Yes, it is wrapping up. As if things were not rushing to the inevitable pushy behavior of Summer with more Sun and heat than we imagined possible in January, last night we got visited by near tornado conditions. Big huge winds, some hail, lots of pounding rain just beating the heck out of all those late-hanging blooms. Summer may be arriving with an exclamation point!
Nevertheless, I promised something – blooms of Spring, the “final days” – so, with that ominous designation, I will traipse forth with those remaining stragglers (don’t believe that for a second). 😉 They actually look pretty proud. I dare say, my ‘hood continues to kick bloom butt.
(click any image to enlarge)
The Exbury Hybrid Azalea above is one oversized sucker but whose random poke of itself over and above the mass below it, just begged for some photographic attention. So? I gave it some.
This charming small rhododendron sits at the front door of a local condo and I have always been captivated by its two color bloom.
For 11 months of the year, the rhodies featured blow bedecking this small home in a truly splendorous show of bloomage, are an unremarkable, if generally comely bit of green. But when it comes bloom time, these guys are in a class by themselves. This picture really needs enlarging to fully appreciate just how spectacular they can be.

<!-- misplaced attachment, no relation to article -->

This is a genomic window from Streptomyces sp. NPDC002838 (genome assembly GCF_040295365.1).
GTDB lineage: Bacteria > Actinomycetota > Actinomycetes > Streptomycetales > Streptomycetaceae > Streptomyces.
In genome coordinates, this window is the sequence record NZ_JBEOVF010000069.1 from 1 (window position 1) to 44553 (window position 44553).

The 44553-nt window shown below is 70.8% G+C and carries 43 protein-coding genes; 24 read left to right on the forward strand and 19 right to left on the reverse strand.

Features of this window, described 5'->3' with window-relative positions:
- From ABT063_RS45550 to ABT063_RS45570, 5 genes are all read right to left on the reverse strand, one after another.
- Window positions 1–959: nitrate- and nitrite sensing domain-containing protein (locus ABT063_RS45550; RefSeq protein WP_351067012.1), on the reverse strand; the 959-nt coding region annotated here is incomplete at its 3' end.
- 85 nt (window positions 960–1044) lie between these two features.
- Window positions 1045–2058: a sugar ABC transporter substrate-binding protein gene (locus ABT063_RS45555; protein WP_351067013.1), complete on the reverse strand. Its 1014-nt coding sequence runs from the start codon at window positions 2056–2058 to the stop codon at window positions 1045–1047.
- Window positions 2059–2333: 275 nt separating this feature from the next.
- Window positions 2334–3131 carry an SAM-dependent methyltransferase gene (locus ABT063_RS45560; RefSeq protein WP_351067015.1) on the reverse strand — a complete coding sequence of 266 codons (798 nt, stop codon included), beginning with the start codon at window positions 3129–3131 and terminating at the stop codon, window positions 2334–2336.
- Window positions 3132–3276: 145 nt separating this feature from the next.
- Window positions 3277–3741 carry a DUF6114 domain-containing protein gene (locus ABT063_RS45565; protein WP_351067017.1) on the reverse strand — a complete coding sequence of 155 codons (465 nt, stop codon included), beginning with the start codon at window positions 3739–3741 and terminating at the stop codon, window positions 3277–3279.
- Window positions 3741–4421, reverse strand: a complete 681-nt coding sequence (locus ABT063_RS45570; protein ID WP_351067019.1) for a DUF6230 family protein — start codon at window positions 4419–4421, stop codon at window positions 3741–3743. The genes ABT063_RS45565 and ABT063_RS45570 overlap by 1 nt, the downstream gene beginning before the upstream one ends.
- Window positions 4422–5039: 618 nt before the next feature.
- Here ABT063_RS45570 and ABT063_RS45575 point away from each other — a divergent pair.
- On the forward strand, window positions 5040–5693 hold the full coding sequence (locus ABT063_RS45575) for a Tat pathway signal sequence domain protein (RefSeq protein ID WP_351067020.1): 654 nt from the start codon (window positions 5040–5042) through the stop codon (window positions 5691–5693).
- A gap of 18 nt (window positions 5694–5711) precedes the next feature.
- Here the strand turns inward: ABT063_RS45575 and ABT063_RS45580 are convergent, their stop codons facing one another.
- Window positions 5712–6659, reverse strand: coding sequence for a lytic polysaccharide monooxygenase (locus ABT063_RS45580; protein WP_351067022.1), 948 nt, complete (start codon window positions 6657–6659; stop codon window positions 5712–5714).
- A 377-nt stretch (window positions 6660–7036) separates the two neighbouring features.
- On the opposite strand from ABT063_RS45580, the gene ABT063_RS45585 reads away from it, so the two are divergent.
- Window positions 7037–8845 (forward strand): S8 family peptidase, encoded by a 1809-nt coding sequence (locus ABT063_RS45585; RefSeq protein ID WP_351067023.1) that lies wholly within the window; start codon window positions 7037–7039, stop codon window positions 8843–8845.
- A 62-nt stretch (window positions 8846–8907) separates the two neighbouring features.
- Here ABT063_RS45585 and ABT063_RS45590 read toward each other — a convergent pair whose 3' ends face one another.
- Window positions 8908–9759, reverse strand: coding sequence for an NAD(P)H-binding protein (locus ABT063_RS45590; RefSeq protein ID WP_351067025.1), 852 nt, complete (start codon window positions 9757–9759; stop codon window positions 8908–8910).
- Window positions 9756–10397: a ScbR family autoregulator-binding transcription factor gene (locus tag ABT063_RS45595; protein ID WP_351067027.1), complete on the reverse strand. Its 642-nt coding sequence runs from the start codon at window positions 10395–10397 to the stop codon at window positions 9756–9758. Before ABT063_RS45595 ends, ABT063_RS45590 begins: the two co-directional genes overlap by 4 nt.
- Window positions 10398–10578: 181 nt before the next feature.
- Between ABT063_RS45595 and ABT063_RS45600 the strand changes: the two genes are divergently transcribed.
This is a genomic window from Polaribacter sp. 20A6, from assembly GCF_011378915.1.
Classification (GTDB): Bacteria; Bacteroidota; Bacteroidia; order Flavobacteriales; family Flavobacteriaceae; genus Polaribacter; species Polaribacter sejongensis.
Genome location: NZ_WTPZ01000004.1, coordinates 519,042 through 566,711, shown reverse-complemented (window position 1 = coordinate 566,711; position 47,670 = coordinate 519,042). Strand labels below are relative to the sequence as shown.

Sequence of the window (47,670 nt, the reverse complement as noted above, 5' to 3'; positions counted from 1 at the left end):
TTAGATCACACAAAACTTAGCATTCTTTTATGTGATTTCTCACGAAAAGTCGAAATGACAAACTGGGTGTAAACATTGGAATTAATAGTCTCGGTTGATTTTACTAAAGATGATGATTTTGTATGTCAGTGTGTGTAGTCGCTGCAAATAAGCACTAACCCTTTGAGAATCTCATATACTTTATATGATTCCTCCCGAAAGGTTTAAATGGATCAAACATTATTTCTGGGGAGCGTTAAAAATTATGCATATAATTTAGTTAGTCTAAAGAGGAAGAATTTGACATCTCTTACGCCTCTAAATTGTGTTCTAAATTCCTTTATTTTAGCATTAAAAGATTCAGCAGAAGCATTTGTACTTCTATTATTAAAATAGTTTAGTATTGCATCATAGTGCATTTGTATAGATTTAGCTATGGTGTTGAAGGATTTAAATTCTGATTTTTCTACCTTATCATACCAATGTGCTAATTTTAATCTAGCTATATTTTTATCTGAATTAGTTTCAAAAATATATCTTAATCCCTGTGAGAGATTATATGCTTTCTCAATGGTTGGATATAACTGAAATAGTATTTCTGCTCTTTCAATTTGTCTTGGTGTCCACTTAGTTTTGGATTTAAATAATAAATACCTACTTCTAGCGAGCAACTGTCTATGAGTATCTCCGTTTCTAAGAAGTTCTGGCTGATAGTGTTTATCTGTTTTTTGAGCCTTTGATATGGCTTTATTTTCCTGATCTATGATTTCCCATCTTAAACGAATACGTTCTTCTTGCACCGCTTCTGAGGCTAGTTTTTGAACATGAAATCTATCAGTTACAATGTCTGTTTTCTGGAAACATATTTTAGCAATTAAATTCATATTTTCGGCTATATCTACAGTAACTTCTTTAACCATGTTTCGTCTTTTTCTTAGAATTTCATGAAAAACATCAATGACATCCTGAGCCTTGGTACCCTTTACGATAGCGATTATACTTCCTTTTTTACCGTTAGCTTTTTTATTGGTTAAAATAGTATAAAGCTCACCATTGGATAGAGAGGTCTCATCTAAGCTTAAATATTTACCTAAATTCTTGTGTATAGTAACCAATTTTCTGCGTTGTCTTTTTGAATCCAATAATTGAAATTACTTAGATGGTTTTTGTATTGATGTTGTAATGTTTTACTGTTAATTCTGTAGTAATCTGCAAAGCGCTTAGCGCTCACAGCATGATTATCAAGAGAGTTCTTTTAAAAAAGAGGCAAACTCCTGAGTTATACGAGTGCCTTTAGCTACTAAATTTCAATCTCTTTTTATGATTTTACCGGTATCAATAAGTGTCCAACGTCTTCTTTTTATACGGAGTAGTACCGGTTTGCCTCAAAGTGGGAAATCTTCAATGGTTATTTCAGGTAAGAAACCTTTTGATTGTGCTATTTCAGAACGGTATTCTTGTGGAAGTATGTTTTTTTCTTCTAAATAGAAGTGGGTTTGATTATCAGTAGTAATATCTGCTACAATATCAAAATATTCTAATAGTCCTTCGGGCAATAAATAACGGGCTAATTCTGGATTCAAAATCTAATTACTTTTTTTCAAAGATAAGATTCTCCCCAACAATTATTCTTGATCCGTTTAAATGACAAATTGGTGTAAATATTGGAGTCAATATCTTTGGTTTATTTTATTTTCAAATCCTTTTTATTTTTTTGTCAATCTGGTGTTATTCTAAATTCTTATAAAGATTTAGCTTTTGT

Other yards as well had their shady rhodies still showing off – and in some of the more exotic colors which tend to bloom late..
The lushness is almost ridiculous, occasionally, such as this place, below. So easy to grow here, they just get bigger and more reliable yearly.
I was caught by the color of this baby last year. It’s a very cool orange and pretty much at its peak right there.
Here’s a happy rhodie!
The deep shade canopy allowed these dogwood trees to bloom later than normal. The pink in the foreground and a gorgeous white in the background make a stunning small tableau, hard by soime apartment complex parking lot.
Meanwhile, back to the local rhodedenrons –
It’s honestly quite a show.
Rhododendrons have adapted to the American North West like a native plant. They thrive and adore it up here. All those hybrids developed in England and now Canada and the US are paying huge dividends opf uncommon beauty. Yes, there are native rhodies here – typically purple-blooming. And, yes, they sure do well. But the ones we are seeing dosplayed here are almost all unviersally hybrids, most actually stemming from genetic permeations of Rhododendrons from Nepal and China.
Getting tired of these yet? OK, here;s one more. That’s it!